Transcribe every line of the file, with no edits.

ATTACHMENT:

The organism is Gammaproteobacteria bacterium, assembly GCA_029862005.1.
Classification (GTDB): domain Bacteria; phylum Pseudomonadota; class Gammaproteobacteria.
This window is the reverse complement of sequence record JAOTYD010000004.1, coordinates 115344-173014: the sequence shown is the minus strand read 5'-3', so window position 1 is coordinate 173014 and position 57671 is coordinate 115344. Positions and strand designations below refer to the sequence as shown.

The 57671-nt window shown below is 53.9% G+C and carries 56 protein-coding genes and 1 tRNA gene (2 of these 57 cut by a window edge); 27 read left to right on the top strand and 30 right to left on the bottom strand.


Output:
The organism is Gammaproteobacteria bacterium, assembly GCA_029862005.1.
Classification (GTDB): domain Bacteria; phylum Pseudomonadota; class Gammaproteobacteria.
This window is the reverse complement of sequence record JAOTYD010000004.1, coordinates 115344-173014: the sequence shown is the minus strand read 5'-3', so window position 1 is coordinate 173014 and position 57671 is coordinate 115344. Positions and strand designations below refer to the sequence as shown.

The 57671-nt window shown below is 53.9% G+C and carries 56 protein-coding genes and 1 tRNA gene (2 of these 57 cut by a window edge); 27 read left to right on the top strand and 30 right to left on the bottom strand.